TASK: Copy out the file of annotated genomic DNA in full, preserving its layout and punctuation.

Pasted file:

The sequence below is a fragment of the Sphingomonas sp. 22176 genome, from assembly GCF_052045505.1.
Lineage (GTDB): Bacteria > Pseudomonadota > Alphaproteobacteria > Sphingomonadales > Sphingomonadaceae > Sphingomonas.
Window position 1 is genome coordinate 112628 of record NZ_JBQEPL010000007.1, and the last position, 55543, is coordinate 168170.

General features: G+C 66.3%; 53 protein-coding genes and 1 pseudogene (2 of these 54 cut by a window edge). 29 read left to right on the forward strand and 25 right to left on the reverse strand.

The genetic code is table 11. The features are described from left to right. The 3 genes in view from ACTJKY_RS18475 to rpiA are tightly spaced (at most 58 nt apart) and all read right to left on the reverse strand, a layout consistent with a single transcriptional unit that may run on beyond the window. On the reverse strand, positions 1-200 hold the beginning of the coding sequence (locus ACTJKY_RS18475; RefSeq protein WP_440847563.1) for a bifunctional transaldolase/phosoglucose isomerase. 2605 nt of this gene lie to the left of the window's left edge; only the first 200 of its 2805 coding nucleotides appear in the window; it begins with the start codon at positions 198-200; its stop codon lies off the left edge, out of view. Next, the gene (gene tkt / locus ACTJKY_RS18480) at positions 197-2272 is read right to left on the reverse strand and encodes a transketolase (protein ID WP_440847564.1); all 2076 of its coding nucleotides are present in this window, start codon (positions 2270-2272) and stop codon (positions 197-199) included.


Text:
The sequence below is a fragment of the Sphingomonas sp. 22176 genome, from assembly GCF_052045505.1.
Lineage (GTDB): Bacteria > Pseudomonadota > Alphaproteobacteria > Sphingomonadales > Sphingomonadaceae > Sphingomonas.
Window position 1 is genome coordinate 112628 of record NZ_JBQEPL010000007.1, and the last position, 55543, is coordinate 168170.

General features: G+C 66.3%; 53 protein-coding genes and 1 pseudogene (2 of these 54 cut by a window edge). 29 read left to right on the forward strand and 25 right to left on the reverse strand.

The genetic code is table 11. The features are described from left to right. The 3 genes in view from ACTJKY_RS18475 to rpiA are tightly spaced (at most 58 nt apart) and all read right to left on the reverse strand, a layout consistent with a single transcriptional unit that may run on beyond the window. On the reverse strand, positions 1-200 hold the beginning of the coding sequence (locus ACTJKY_RS18475; RefSeq protein WP_440847563.1) for a bifunctional transaldolase/phosoglucose isomerase. 2605 nt of this gene lie to the left of the window's left edge; only the first 200 of its 2805 coding nucleotides appear in the window; it begins with the start codon at positions 198-200; its stop codon lies off the left edge, out of view. Next, the gene (gene tkt / locus ACTJKY_RS18480) at positions 197-2272 is read right to left on the reverse strand and encodes a transketolase (protein ID WP_440847564.1); all 2076 of its coding nucleotides are present in this window, start codon (positions 2270-2272) and stop codon (positions 197-199) included.